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February 5, 2003

TTY to give hearing-impaired students access to telephones

From: - 05 Feb 2003

by Lauren Shoda
State Horent
February 05, 2003

3e3f754092db8-64-1.jpg TTY phones are located in numerous buildings across campus for the hearing impaired.
Photo by Heaji Park

Steps have been taken to ensure that hearing-impaired students at Sacramento State have more access to phones integrated with TTY equipment on campus.

A TTY, which is short for TeleTypewriter, is a device that lets deaf and hearing people type back and forth using telephones. Millions of people use the devices, including the hearing impaired and those with speech impairments.

Until recently, there was only one TTY integrated telephone on campus, located in the Students with Disabilities Center. Students were only able to access the phone during business hours, said Spencer Freund, Associate VP for Academic Affairs.

Once the issue of few TTY integrated phones on campus was brought to CSUS officials' attention, TTY equipment was installed on six public phones on campus.

"We will do all we have to do to accommodate students with disabilities," said Freund. "When we received a request for more pay phones with TTY equipment, we immediately took action to accommodate students. Until we hear there is a rising concern that certain areas on campus need more, there is no way for us to know."

TTY integrated public phones are located in Lassen Hall, Shasta Hall, the Student Health Center, the University Union, the Public Service Building and in the library. The only building that allows 24-hour-a-day access on campus is the Public Service Building.

"The phones were strategically placed in buildings where there is more student traffic," said Patricia Sonntag, Director of Services for Students with Disabilities.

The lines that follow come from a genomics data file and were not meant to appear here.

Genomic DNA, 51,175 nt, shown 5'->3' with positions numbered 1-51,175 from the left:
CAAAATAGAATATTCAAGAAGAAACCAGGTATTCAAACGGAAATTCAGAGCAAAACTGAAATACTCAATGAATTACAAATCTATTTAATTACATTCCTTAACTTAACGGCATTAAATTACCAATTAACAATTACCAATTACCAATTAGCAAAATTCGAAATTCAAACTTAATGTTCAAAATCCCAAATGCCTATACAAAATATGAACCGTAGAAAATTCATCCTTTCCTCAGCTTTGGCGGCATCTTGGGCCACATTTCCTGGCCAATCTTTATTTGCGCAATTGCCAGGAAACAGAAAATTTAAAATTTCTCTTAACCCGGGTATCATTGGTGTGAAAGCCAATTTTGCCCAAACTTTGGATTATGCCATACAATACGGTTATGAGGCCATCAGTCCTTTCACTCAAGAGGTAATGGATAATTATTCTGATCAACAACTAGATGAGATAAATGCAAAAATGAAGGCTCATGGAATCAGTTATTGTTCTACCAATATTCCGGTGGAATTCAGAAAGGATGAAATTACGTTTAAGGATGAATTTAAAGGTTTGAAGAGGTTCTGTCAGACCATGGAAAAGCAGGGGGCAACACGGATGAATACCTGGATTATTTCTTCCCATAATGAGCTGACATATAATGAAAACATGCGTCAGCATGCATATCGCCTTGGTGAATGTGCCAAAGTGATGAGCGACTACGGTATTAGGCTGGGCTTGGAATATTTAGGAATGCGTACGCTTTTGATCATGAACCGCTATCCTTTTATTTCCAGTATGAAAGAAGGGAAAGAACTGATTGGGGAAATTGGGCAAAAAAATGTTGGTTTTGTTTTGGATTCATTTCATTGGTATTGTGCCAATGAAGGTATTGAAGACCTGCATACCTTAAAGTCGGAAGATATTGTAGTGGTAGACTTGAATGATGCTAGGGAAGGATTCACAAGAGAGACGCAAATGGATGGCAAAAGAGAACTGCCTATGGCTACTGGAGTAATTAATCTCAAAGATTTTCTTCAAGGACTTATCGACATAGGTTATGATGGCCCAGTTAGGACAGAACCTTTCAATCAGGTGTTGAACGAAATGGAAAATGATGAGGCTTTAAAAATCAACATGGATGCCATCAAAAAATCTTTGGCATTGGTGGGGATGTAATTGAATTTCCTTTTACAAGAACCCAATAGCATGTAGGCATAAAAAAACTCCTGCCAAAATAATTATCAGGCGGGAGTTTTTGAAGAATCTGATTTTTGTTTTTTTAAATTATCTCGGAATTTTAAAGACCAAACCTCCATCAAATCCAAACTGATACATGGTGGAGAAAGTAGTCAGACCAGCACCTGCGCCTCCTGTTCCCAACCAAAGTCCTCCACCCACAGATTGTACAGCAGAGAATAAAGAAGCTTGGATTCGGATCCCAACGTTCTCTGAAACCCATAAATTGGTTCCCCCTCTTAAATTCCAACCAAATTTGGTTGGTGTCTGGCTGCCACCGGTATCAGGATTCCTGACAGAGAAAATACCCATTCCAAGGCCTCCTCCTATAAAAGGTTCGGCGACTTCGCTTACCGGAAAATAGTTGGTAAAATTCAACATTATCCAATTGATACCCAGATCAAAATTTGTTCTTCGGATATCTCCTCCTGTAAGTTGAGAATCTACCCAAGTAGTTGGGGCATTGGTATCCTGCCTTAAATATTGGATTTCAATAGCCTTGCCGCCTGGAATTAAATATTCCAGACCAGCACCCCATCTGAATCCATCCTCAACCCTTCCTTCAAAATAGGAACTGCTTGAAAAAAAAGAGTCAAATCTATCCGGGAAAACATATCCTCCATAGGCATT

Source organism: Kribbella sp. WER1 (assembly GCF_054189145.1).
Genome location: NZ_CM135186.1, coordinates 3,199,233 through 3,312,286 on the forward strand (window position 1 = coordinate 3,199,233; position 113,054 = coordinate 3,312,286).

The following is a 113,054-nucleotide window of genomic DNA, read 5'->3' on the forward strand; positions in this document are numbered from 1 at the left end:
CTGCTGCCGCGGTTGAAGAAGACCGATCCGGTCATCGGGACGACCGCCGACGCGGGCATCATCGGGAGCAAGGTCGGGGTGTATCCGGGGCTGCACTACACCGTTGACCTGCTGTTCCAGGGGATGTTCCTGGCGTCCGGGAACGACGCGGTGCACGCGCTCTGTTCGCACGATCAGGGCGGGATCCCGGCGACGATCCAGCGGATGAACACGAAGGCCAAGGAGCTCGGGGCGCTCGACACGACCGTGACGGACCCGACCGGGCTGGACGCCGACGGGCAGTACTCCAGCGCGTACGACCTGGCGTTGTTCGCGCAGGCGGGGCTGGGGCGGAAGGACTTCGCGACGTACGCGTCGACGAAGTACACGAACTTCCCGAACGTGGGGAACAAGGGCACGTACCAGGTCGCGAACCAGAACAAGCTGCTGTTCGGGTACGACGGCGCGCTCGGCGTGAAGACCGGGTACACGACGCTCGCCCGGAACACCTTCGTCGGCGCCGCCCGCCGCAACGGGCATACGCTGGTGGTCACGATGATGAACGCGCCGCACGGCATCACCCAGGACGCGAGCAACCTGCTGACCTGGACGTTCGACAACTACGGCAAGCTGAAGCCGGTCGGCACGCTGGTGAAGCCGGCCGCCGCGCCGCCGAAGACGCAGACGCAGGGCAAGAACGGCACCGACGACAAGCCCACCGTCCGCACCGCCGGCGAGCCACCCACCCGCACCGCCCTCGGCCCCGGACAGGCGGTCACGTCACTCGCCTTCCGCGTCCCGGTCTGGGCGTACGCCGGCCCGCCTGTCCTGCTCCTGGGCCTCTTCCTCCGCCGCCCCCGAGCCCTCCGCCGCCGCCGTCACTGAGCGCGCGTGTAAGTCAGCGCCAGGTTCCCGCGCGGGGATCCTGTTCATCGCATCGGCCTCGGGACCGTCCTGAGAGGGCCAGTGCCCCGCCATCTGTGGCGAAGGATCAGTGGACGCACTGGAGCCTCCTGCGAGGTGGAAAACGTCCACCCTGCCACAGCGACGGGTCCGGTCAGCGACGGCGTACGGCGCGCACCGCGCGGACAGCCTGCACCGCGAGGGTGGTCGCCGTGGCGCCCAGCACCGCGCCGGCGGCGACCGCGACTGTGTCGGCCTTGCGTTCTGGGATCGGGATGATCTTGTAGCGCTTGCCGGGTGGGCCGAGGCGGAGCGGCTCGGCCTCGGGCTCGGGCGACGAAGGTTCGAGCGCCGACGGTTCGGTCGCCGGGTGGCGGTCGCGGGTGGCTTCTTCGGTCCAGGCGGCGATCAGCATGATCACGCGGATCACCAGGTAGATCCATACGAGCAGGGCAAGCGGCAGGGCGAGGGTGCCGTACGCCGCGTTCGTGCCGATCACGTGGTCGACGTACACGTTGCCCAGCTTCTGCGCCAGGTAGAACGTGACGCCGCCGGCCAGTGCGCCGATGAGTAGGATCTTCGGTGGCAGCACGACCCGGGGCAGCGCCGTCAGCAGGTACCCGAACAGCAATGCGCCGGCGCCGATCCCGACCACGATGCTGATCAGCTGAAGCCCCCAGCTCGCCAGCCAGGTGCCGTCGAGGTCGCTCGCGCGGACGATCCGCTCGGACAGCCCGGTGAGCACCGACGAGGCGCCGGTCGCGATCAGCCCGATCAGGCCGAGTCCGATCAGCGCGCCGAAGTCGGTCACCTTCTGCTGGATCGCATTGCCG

Issues have been raised that emergency phones in the parking lots that directly contact the campus police in an emergency situation should be integrated with TTY.

"Public Safety would respond to emergency phones if buttons were pressed. Even though a deaf person could not actually communicate back and forth into the phone, the campus police would be there to investigate immediately after the button was pressed," said Disability Management Counselor Judy Dean.

"Currently students are using pagers and cell phones with text messaging, so the request for TTY equipment has dropped somewhat," Dean said.

Campus officials expressed concern with the TTY equipment being in the parking lots and outside because of vandalism.

"Of course we would like more phones," said Sonntag, "but we also have to consider the fact that vandalism could occur, which is why the phones are located inside buildings. There is also TTY equipment in the campus police Station."

Sonntag said money is not an issue regarding the TTY capability not being on the emergency phones. It seems to be more of a matter of making the problem known.

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